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New Cases and Developments

NACUA's Legal Resources staff summarizes current higher education cases and developments and provides the full text of selected cases to members. New cases and developments are archived here for up to 12 months.

Dates
Sex Discrimination; Retaliation; Race and National Origin Discrimination; Religious Discrimination; Discrimination, Accommodation, & Diversity

Yin v. Columbia International University (D.S.C., Sept. 26, 2016)

Pro se Plaintiff alleged that Columbia International University declined to renew her contract three months after she complained to the provost about mistreatment she had received based on her sex, race, and national origin. The University raised the ministerial exception, which “exempts from coverage of various employment laws the employment relationships between religious institutions and their 'ministers,’” as an affirmative defense to Plaintiff’s Title VII claims. Based on the Complaint, the Court failed to find any evidence that Plaintiff's duties involved "spreading the faith, church governance, supervision of a religious order, or supervision or participation in religious ritual and worship,” and thus concluded that Plaintiff was not a “minister” for the purpose of the exception. Therefore, the Court found that the ministerial exception did not bar Plaintiff's claims asserting violations of Title VII.

9/30/2016
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Retaliation; Race and National Origin Discrimination; First Amendment & Free Speech; Discrimination, Accommodation, & Diversity; Constitutional Issues

Moss v. University of Notre Dame Du Lac (N.D. Ind., Sept. 27, 2016)

Plaintiff, an African-American male employed at the University of Notre Dame, claimed that he was denied a promotion, demoted, and threatened with termination after he publicly spoke out against on-campus harassment directed at an African-American student organization. Plaintiff alleged that the University, acting through its employee Erin Hoffman-Harding, discriminated against him on the basis of his race and unlawfully retaliated against him for exercising his right to free speech. The Court dismissed Plaintiff’s retaliation claim for failure to exhaust administrative remedies but allowed his race discrimination claim under § 1983 to go forward. Although Notre Dame is a private University, the Court was willing to entertain Plaintiff’s argument that the University is a “company town” and thus may be liable for acting under color of state law to deprive Plaintiff of his constitutional rights. It also found that Plaintiff’s complaint contained a sufficiently cognizable claim that some of his speech occurred outside the context of his employment and thus may have been protected activity under the First Amendment.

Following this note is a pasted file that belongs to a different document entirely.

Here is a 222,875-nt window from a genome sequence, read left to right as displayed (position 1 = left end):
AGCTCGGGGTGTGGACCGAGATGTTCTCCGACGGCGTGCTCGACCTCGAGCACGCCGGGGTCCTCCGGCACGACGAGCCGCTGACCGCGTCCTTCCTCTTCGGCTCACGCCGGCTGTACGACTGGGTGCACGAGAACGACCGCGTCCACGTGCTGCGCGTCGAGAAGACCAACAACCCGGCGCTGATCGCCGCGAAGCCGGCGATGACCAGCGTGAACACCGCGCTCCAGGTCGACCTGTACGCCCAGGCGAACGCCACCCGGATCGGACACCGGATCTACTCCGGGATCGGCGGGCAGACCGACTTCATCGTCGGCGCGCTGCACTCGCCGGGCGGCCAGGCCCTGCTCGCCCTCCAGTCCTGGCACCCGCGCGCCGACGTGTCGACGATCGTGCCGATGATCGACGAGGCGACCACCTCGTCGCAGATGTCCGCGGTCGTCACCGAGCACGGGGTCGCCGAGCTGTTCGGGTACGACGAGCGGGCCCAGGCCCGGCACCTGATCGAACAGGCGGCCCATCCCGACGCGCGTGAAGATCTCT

9/30/2016
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Sexual Misconduct & Other Campus Violence

John Doe v. Brown University (D.R.I., Sept. 28, 2016)

A hearing panel at Brown University found Plaintiff responsible for sexual misconduct against fellow student. Plaintiff filed suit alleging breach of contract based on improper application of the procedures outlined in the University’s code of conduct. Though the Court characterized the case as “a very close call,” it concluded that some of the procedures Brown employed in conducting Plaintiff’s hearing were not properly applied and thus “fell outside of a student's reasonable expectations.” The Court found that, although Brown had explicitly told Plaintiff that the old policy would be used, it provided the panel with a new written policy that was not in existence at the time of the incident, and the panel used that new policy to find Plaintiff responsible. Because these procedural errors “likely affected” the hearing panel's decision in Plaintiff’s case, the Court held that Plaintiff was entitled a new hearing.